In brief

In brief

  • Clinical care is vital, but what really matters is where people are born, live, work and age—the Social Determinants of Health (SDoH).
  • Health and social care systems are still organised to treat people in categories at best—not as individuals.
  • Our clinical and social care facilities are aligned with these segments, but care problems are interwoven with each other and the people we live with.
  • Coordinated medical care alone cannot ensure that citizens achieve optimal health outcomes.

The less privileged are most affected by crises

As with most crises, the less privileged have been worst affected by the COVID-19 pandemic. This is not a new phenomenon. Research and real-world evidence prove time and again that our health and wellbeing are largely dictated by place of birth, socio-economic class, education and work, and age. That’s because economic stability and living conditions directly determine the extent of access to fresh, nutritious food, transport, mental health and, especially, the quality of social connections—which all affect health for better or worse.

Obstacles to change

Human bodies are powered by complex systems that have distinct yet interdependent roles. The same is true of the ecosystems that underpin social factors and influence health outcomes. Some of the most persistent barriers to consideration of SDoH are structural and institutional obstacles, including:

Stakeholder silos

When stakeholders operate in silos, it stymies the exchange of information around social needs, costs and available services.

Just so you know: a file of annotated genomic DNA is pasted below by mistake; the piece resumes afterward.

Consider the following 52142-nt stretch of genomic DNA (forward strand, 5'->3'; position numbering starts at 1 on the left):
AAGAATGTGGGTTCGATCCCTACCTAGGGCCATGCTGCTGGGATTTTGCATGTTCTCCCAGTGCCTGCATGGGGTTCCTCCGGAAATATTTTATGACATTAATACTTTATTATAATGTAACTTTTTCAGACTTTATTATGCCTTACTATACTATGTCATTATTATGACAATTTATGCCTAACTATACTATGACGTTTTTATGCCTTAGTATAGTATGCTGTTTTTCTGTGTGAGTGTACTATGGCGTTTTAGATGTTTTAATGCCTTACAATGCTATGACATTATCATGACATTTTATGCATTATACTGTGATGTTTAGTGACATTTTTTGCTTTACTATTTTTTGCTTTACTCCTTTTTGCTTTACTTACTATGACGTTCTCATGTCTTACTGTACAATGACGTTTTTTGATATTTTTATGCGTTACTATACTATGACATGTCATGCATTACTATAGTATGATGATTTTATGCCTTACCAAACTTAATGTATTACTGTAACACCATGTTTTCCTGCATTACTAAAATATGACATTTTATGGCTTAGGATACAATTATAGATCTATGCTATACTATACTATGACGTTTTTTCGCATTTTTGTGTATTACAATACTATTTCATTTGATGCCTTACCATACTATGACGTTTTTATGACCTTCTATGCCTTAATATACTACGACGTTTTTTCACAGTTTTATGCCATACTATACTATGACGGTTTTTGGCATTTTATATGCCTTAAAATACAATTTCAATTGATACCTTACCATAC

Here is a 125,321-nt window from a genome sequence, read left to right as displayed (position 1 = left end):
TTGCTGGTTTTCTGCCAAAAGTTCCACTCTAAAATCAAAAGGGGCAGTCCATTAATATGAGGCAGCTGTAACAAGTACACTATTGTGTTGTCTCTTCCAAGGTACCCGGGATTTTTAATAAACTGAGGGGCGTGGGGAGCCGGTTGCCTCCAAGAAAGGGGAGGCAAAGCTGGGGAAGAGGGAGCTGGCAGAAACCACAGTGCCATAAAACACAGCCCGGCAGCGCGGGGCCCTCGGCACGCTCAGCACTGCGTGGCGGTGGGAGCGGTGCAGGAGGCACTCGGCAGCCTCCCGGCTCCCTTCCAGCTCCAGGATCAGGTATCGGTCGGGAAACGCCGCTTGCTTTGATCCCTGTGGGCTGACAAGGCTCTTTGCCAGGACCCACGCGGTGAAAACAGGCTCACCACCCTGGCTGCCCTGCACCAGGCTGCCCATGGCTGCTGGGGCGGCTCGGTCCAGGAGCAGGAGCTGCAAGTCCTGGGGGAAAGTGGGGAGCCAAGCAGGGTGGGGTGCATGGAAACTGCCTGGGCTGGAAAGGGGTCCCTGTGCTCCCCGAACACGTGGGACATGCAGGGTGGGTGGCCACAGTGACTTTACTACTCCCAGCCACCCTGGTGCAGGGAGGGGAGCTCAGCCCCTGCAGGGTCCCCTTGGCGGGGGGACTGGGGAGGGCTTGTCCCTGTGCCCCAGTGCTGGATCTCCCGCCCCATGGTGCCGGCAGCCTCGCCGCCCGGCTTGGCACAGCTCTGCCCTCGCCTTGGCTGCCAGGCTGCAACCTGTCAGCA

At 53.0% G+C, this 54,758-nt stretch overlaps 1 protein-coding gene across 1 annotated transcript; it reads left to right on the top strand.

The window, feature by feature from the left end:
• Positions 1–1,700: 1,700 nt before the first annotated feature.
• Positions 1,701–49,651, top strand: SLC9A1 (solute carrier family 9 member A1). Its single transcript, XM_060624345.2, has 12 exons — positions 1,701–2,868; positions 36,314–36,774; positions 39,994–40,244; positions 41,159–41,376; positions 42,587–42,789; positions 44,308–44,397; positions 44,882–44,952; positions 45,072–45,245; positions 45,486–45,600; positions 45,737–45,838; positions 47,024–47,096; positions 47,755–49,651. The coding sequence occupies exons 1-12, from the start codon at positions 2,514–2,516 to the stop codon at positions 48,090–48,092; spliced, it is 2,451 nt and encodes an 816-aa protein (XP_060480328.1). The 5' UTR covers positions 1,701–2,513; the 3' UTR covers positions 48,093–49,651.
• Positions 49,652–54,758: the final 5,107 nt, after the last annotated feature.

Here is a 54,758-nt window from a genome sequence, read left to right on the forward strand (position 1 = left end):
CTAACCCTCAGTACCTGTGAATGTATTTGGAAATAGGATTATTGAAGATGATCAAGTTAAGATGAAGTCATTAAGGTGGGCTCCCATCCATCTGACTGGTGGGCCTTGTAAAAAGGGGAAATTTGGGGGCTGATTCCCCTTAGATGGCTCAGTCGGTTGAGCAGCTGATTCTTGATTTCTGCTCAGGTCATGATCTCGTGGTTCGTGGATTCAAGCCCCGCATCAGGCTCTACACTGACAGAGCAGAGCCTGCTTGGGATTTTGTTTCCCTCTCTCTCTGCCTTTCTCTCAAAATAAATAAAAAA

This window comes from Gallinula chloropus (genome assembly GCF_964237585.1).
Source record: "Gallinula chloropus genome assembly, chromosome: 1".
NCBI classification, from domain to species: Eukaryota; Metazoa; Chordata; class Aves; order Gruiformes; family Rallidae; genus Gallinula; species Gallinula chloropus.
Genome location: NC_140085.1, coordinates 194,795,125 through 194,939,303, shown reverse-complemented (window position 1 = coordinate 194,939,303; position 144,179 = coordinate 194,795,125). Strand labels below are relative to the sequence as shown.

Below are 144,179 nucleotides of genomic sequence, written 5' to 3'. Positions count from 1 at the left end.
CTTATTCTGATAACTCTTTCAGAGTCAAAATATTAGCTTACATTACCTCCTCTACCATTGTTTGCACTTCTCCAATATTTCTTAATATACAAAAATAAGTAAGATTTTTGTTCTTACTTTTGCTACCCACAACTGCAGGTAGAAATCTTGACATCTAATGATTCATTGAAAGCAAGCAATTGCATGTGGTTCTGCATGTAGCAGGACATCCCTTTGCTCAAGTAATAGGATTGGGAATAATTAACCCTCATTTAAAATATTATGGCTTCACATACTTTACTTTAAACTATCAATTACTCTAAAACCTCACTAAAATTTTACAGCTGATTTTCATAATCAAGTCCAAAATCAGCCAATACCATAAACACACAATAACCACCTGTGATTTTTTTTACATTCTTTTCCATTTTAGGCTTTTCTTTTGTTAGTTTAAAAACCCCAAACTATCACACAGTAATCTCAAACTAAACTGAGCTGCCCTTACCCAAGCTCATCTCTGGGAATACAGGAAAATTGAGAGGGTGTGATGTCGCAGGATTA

Ineffective collaboration

There has been a lack of well-established operational collaboration between healthcare organisations, social service agencies, and national institutions.

Limited valuation mechanisms

When healthcare payers can’t quantify the costs and value of services rendered, they can’t evaluate financial feasibility or return on social intervention investments.

Short-term financial outlook

While upstream investments in social factors have a much longer horizon for realising cost benefits, often new initiatives are expected to deliver immediate cost savings.

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Experience design + advanced analytics = person-centered health

Health and social care stakeholders understand that throwing money at skyrocketing healthcare costs is the fiscal equivalent of continually mopping the floor rather than closing the tap. The current environment provides an opportunity to upend traditional approaches—putting individuals at the centre and using data, analytics and service design will deliver what is truly needed in the moments that matter.

Service design (where services are built around the true needs of users and customers) can help dive deep into who people are and the complex circumstances that affect their lives and their health. To complement service design, healthcare stakeholders need access to a broad array of data and advanced analytics capabilities. These insights will help health and social care providers understand individuals and craft personalised engagement and support to meet them where they are and, ultimately, enable better outcomes.

Getting doctors to sustainably buy into digital health could have a big impact on adoption

Do you understand the moments that matter in a person’s life?

Social factors have a vast impact on individual health and wellness. Unravelling and addressing these factors starts with a bold vision to combine new insights, technologies and partnerships and address specific needs. To move toward person-centred health, national organisation and health and social care providers need proven ways to:

Support the development of relevant offerings to help overcome obstacles to addressing social determinants of health.

Collaborate across health and social care providers, national institutions and communities to develop new and innovative solutions.

Drive a deeper understanding of specific social determinants that drive individual health outcomes.

Calculate return on SDoH programme investments with a holistic, multi-stakeholder approach that apportions risk and reward fairly.

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